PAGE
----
In a decision issued on Tuesday, Public Prosecutor Hasan Yılmaz said the request by Dumanlı’s lawyer to temporarily lift the travel ban imposed on his client, that would allow Dumanlı to attend the conference in Brussels, “was not proper.” The prosecutor justified his refusal of the request by citing the nature of the crime Dumanlı was accused of.
Dumanlı was invited to speak at a seminar titled “Press Freedom in Turkey” organized by the Alliance of Liberals and Democrats for Europe Party (ALDE) and the Greens–European Free Alliance (Greens–EFA) in the European Parliament. The seminar will be held on Wednesday with Guy Verhofstadt, the president of the ALDE group and former prime minister of Belgium, moderating the discussion and Rebecca Harms, the president of the Green group, delivering concluding remarks.
Two other Turkish journalists, Can Dündar, editor-in chief of Cumhuriyet, and Andrew Finkel were also invited to speak. European Parliament members Marietje Schaake, of the ALDE group, and Bodil Ceballos, of the Green group, will also participate.
Dumanlı is expected to contribute to the seminar through a teleconference. The event is a public conference that will be streamed live on Internet.
Dumanlı has been the target of a government-orchestrated operation on critical media and he was detained for five days in December 2014 under anti-terrorism charges before his release pending trial.
But the court imposed a travel ban on him following his release. Dumanlı’s lawyers have challenged the travel ban several times but were overruled. His defense lawyers say the ban is an arbitrary decision and conflicts with the ruling of the judge who said in his ruling that there is a lack of strong evidence necessitating the arrest of the suspect.
Dumanlı petitioned the Constitutional Court in January about rights violations during his more than four-day stay under police custody. He said the law has been violated in various ways during his detention such as his not being allowed to know, due to a confidentiality order placed on the investigation, what he and his journalism colleagues were accused of until they were questioned.
Dumanlı’s lawyer, Hasan Günaydın, asked for TL 100,000 in compensation for non-pecuniary damages caused by a series of rights violations he was subjected to during his detention, which he said violated the European Convention on Human Rights (ECHR), Turkey’s Constitution and rulings of the European Court of Human Rights (ECtHR).
Dumanlı’s lawyer said that as they were not informed about the accusations, they were unable to prepare a defense, saying, “It is unthinkable for a lawyer who cannot examine an investigation file and see the relevant documents and evidence to provide legal support to their client.”
Lawyer Günaydın said although his client repeatedly asked the judge, when he appeared in court, what the charges against him were, the 1st İstanbul Penal Court of Peace Judge Bekir Altun only said his detention was based on two columns and one news article published by the Zaman daily. The lawyer said let alone any piece of evidence, there was not even reasonable suspicion to legitimize Dumanlı’s detention.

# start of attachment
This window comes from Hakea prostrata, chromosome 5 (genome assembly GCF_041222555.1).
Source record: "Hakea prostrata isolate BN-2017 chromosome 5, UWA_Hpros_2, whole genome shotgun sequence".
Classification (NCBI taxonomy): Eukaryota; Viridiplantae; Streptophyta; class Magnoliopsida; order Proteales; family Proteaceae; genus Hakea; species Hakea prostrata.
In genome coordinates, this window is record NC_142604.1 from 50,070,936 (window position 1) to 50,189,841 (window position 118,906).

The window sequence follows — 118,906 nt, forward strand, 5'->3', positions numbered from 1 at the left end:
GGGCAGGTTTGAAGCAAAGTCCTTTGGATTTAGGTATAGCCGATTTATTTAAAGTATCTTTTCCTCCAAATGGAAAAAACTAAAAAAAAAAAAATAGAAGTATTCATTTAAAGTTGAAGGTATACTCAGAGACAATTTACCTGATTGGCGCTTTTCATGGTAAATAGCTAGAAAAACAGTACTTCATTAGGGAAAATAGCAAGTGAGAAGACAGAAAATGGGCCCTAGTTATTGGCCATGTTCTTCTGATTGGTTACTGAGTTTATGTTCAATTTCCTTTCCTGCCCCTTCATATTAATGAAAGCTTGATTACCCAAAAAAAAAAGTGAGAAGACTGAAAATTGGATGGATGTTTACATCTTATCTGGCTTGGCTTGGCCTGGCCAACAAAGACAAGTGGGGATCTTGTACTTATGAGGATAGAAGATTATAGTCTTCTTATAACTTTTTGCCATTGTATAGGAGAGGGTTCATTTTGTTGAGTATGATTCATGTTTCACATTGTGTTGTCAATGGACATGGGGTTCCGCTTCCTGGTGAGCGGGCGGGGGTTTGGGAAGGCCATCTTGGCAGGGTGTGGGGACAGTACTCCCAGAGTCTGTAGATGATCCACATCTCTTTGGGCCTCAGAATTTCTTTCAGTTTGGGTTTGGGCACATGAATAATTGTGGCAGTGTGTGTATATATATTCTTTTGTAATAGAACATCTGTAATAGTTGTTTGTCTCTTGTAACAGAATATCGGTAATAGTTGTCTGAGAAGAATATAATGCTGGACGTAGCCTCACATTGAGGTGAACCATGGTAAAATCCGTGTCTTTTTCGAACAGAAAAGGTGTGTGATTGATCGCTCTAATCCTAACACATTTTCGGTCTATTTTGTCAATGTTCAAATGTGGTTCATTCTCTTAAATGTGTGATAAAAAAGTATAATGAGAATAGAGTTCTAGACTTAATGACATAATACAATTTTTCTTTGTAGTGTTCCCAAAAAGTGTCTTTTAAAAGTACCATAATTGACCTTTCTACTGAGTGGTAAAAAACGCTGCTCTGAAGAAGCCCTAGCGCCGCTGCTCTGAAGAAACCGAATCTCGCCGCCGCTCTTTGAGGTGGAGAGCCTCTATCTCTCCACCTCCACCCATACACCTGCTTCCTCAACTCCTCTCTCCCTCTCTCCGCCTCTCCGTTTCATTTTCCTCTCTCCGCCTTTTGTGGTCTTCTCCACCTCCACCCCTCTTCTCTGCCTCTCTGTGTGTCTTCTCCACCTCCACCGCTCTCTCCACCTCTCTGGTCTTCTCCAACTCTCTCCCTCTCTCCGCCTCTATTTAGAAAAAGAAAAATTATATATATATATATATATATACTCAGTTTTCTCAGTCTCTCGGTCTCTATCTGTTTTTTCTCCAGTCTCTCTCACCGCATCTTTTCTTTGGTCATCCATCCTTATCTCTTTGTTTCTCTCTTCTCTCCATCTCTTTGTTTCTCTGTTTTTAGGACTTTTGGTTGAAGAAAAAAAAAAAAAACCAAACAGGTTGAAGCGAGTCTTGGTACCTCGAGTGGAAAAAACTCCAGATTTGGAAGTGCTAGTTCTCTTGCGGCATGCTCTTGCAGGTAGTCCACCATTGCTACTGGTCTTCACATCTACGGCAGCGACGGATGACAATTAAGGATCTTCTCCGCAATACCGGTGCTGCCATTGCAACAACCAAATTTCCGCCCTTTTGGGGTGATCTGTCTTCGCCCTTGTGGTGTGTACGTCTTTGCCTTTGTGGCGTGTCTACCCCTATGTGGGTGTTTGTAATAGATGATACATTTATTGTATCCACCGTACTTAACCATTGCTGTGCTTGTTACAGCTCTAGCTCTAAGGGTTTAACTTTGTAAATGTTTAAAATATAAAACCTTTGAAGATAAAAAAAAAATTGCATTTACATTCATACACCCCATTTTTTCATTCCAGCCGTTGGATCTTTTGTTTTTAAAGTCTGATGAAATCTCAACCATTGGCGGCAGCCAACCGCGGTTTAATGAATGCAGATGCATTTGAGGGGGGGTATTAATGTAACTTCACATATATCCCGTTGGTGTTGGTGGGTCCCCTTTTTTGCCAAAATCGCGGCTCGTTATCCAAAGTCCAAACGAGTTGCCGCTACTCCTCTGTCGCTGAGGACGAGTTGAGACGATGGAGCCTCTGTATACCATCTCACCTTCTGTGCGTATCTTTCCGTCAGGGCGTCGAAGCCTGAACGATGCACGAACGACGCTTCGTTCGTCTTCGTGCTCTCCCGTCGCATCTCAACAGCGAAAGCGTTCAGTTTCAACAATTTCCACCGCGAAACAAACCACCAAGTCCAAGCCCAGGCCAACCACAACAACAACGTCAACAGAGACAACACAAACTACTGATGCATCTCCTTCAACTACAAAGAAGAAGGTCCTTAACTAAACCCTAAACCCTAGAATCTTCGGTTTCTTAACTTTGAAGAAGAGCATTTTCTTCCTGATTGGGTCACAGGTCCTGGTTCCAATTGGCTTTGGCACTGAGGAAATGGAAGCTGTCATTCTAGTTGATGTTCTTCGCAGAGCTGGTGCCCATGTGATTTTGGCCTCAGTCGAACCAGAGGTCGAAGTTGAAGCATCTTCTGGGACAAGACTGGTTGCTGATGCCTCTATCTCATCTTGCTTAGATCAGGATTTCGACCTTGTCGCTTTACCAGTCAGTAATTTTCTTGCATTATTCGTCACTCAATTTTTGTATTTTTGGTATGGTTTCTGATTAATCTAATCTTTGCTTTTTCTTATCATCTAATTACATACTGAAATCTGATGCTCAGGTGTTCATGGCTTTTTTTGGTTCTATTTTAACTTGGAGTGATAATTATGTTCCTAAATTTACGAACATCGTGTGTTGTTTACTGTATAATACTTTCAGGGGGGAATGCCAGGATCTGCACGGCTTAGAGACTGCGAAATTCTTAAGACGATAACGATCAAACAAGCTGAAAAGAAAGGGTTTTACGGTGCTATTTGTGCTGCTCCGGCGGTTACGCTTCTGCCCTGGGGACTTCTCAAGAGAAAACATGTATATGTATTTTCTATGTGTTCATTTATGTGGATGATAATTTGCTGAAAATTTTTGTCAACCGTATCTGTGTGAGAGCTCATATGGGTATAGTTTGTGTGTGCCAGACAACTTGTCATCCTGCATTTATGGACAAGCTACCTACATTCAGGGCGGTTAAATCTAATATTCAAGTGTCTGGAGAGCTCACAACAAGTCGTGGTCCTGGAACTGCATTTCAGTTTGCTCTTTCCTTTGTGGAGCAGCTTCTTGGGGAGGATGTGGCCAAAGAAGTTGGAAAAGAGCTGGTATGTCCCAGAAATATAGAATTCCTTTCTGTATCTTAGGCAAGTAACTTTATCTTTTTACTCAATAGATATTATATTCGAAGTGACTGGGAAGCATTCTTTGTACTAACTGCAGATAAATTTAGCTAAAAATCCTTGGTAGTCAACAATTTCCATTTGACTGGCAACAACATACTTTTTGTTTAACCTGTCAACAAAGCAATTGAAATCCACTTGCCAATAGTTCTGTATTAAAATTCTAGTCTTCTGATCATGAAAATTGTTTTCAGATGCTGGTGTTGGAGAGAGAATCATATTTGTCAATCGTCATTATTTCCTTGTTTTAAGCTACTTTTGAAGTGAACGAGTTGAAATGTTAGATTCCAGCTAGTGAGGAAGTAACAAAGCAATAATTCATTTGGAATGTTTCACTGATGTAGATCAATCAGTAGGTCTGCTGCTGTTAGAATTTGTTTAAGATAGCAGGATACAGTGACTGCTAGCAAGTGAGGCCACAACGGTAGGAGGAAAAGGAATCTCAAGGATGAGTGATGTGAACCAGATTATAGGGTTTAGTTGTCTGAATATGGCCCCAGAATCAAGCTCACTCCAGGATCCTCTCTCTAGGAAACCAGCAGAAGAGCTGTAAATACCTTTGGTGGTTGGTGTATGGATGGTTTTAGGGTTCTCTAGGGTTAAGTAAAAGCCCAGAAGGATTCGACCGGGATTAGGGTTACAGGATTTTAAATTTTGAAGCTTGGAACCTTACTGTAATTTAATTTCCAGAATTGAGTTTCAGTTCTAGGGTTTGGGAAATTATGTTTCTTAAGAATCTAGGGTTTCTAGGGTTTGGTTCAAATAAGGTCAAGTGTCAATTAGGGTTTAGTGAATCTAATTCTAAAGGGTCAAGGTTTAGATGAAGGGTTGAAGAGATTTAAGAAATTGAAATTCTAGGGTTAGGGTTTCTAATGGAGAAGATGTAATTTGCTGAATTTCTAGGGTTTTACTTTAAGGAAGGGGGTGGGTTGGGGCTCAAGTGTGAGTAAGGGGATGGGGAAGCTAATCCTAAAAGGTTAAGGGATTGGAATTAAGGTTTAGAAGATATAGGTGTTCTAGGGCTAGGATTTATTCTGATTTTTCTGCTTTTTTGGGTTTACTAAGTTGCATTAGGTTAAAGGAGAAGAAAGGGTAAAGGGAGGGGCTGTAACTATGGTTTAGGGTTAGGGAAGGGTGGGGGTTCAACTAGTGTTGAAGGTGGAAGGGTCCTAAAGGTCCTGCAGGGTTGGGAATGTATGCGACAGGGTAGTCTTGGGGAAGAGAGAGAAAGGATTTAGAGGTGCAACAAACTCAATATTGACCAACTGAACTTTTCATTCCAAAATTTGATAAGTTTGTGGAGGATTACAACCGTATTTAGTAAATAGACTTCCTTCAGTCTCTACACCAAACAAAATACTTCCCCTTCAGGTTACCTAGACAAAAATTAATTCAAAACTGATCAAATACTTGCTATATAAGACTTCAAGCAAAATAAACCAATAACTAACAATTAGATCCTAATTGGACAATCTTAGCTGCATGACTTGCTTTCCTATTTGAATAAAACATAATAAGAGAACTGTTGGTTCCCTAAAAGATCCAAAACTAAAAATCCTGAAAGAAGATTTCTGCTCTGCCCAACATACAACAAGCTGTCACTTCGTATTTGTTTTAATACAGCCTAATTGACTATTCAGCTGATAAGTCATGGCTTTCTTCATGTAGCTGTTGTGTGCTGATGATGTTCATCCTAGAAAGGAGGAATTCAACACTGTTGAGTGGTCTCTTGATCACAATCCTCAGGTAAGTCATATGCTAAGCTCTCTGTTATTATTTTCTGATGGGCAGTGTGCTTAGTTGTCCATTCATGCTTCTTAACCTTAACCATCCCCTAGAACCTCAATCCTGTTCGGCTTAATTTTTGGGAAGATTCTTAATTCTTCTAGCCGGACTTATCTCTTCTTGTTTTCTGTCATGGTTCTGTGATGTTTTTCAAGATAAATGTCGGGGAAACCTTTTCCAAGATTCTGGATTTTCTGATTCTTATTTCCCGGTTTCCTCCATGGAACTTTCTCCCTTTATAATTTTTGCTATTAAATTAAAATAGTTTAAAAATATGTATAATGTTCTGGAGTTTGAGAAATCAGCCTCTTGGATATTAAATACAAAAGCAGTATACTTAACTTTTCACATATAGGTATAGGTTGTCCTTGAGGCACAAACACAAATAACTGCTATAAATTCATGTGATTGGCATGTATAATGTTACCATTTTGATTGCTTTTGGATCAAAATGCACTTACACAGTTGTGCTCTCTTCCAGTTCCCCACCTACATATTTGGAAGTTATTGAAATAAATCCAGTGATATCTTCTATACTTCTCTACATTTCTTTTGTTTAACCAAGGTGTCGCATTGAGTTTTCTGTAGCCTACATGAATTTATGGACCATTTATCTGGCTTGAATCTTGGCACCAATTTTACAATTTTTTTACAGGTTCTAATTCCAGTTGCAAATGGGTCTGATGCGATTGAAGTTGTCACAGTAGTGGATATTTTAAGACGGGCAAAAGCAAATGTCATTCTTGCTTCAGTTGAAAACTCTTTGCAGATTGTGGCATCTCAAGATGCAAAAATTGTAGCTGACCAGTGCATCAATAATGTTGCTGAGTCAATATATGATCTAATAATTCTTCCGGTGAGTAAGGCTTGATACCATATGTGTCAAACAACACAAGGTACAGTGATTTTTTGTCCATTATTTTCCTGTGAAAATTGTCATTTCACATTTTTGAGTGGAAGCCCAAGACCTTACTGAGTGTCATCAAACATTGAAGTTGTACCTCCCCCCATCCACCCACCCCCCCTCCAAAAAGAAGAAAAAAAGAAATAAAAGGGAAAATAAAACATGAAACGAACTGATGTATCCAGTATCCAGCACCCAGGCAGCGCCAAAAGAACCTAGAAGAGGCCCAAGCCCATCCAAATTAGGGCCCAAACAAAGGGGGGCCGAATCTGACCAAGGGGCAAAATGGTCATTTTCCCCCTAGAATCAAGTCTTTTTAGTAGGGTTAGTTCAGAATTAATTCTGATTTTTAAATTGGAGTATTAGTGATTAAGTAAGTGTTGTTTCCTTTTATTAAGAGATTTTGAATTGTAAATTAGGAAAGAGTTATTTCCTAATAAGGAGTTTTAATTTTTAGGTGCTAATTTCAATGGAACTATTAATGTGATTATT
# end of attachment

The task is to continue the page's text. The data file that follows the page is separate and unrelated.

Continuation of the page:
The launch of the operation was controversial in the first place because when rumors emerged in early December suggesting that Dumanlı was among those who would be detained in a police operation based on the tweets of a government whistleblower who goes by the name Fuat Avni, Dumanlı visited the İstanbul Chief Public Prosecutor’s Office on Dec. 12 to ask the chief prosecutor whether there is an investigation underway that concerns him.
The prosecutor, who checked the National Judicial Network Project (UYAP), told him that there was no investigation against him. Despite this, they were detained in a police operation two days later.
Lawyer Günaydın said it is not legally possible to explain the detention of his client and his being kept in police custody for days without the presence of any evidence against him when he went to the prosecutor’s office to ask if there was an investigation against him and when his permanent address was known.
Another rights violation Dumanlı was subjected to as mentioned by his lawyer in the petition was his being kept under police custody at the end of his appearance in court on the fourth day of his detention. The lawyer said the judge should have announced his ruling immediately but he detained Dumanlı for another day, which was an open violation of Dumanlı’s freedom.
The petition to release Samanyolu TV network executive and journalist Hidayet Karaca, who has been in jail for 130 days, was also rejected by the court on Tuesday. One of Turkey’s leading investigative journalists, Mehmet Baransu, has been imprisoned since March based on trumped-up charges that he acquired secret documents on the security of the state. (TODAY’S ZAMAN, April 21, 2015)
Press unions and associations have strongly criticized Turkish prosecutors for seeking excessive prison sentences for two columnists, Ceyda Karan and Hikmet Çetinkaya, who write for the Cumhuriyet daily, for their articles that featured the front cover of the French Charlie Hebdo magazine depicting the Prophet Muhammad.